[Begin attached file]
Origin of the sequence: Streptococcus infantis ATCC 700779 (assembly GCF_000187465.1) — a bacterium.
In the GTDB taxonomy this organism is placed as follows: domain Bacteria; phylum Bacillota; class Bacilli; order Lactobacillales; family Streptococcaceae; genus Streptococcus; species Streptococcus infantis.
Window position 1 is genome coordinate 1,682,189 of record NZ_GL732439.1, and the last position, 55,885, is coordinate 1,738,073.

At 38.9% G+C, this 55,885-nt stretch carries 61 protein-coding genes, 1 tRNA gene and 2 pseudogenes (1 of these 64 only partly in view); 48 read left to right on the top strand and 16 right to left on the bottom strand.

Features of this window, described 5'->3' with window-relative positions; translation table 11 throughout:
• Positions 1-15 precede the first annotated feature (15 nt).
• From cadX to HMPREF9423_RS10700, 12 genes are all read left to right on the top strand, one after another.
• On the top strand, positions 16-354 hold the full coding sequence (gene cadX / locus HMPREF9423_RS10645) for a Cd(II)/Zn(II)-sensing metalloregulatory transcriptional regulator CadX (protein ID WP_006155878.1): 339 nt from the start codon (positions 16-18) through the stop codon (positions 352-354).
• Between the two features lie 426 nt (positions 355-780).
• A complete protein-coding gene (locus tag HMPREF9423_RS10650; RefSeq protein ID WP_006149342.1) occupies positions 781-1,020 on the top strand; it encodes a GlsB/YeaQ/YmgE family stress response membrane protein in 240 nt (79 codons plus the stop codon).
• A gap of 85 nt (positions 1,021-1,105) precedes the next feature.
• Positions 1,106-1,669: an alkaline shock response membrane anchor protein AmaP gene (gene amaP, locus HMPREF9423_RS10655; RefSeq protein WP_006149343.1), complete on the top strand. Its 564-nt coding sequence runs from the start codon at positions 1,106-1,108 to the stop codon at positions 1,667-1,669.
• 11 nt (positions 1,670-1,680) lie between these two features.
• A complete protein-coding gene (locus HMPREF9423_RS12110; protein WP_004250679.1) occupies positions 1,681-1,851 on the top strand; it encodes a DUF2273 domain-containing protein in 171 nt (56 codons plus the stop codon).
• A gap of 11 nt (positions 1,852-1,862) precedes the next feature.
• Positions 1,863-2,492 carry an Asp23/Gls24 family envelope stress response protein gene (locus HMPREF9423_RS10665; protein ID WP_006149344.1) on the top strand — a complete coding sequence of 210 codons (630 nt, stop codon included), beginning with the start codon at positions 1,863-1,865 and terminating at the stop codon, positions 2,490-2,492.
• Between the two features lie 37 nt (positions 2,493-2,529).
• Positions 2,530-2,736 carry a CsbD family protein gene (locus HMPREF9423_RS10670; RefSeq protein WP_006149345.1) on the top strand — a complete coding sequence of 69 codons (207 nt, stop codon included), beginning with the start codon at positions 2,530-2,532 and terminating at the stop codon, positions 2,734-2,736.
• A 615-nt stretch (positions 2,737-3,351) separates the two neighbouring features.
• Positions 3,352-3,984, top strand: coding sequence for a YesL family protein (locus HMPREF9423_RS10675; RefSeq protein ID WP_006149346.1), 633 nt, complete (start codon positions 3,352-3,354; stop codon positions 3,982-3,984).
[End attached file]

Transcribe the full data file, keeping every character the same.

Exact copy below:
Origin of the sequence: Streptococcus infantis ATCC 700779 (assembly GCF_000187465.1) — a bacterium.
In the GTDB taxonomy this organism is placed as follows: domain Bacteria; phylum Bacillota; class Bacilli; order Lactobacillales; family Streptococcaceae; genus Streptococcus; species Streptococcus infantis.
Window position 1 is genome coordinate 1,682,189 of record NZ_GL732439.1, and the last position, 55,885, is coordinate 1,738,073.

At 38.9% G+C, this 55,885-nt stretch carries 61 protein-coding genes, 1 tRNA gene and 2 pseudogenes (1 of these 64 only partly in view); 48 read left to right on the top strand and 16 right to left on the bottom strand.

Features of this window, described 5'->3' with window-relative positions; translation table 11 throughout:
• Positions 1-15 precede the first annotated feature (15 nt).
• From cadX to HMPREF9423_RS10700, 12 genes are all read left to right on the top strand, one after another.
• On the top strand, positions 16-354 hold the full coding sequence (gene cadX / locus HMPREF9423_RS10645) for a Cd(II)/Zn(II)-sensing metalloregulatory transcriptional regulator CadX (protein ID WP_006155878.1): 339 nt from the start codon (positions 16-18) through the stop codon (positions 352-354).
• Between the two features lie 426 nt (positions 355-780).
• A complete protein-coding gene (locus tag HMPREF9423_RS10650; RefSeq protein ID WP_006149342.1) occupies positions 781-1,020 on the top strand; it encodes a GlsB/YeaQ/YmgE family stress response membrane protein in 240 nt (79 codons plus the stop codon).
• A gap of 85 nt (positions 1,021-1,105) precedes the next feature.
• Positions 1,106-1,669: an alkaline shock response membrane anchor protein AmaP gene (gene amaP, locus HMPREF9423_RS10655; RefSeq protein WP_006149343.1), complete on the top strand. Its 564-nt coding sequence runs from the start codon at positions 1,106-1,108 to the stop codon at positions 1,667-1,669.
• 11 nt (positions 1,670-1,680) lie between these two features.
• A complete protein-coding gene (locus HMPREF9423_RS12110; protein WP_004250679.1) occupies positions 1,681-1,851 on the top strand; it encodes a DUF2273 domain-containing protein in 171 nt (56 codons plus the stop codon).
• A gap of 11 nt (positions 1,852-1,862) precedes the next feature.
• Positions 1,863-2,492 carry an Asp23/Gls24 family envelope stress response protein gene (locus HMPREF9423_RS10665; protein ID WP_006149344.1) on the top strand — a complete coding sequence of 210 codons (630 nt, stop codon included), beginning with the start codon at positions 1,863-1,865 and terminating at the stop codon, positions 2,490-2,492.
• Between the two features lie 37 nt (positions 2,493-2,529).
• Positions 2,530-2,736 carry a CsbD family protein gene (locus HMPREF9423_RS10670; RefSeq protein WP_006149345.1) on the top strand — a complete coding sequence of 69 codons (207 nt, stop codon included), beginning with the start codon at positions 2,530-2,532 and terminating at the stop codon, positions 2,734-2,736.
• A 615-nt stretch (positions 2,737-3,351) separates the two neighbouring features.
• Positions 3,352-3,984, top strand: coding sequence for a YesL family protein (locus HMPREF9423_RS10675; RefSeq protein ID WP_006149346.1), 633 nt, complete (start codon positions 3,352-3,354; stop codon positions 3,982-3,984).